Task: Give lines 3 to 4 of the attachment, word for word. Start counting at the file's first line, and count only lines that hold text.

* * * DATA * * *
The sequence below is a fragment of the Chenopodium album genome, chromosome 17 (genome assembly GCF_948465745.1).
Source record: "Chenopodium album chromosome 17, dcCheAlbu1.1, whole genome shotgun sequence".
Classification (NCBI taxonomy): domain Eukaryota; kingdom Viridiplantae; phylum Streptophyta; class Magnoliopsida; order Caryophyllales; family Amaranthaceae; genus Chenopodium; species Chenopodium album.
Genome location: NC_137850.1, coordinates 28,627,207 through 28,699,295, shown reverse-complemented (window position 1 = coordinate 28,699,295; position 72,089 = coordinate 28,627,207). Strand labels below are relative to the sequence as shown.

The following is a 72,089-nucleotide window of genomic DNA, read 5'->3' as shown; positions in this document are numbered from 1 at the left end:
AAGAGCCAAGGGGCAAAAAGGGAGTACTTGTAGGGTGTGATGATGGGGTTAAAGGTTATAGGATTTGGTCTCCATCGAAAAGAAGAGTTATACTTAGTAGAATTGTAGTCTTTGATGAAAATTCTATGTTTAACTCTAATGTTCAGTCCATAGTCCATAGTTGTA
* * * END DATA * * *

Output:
Classification (NCBI taxonomy): domain Eukaryota; kingdom Viridiplantae; phylum Streptophyta; class Magnoliopsida; order Caryophyllales; family Amaranthaceae; genus Chenopodium; species Chenopodium album.
Genome location: NC_137850.1, coordinates 28,627,207 through 28,699,295, shown reverse-complemented (window position 1 = coordinate 28,699,295; position 72,089 = coordinate 28,627,207). Strand labels below are relative to the sequence as shown.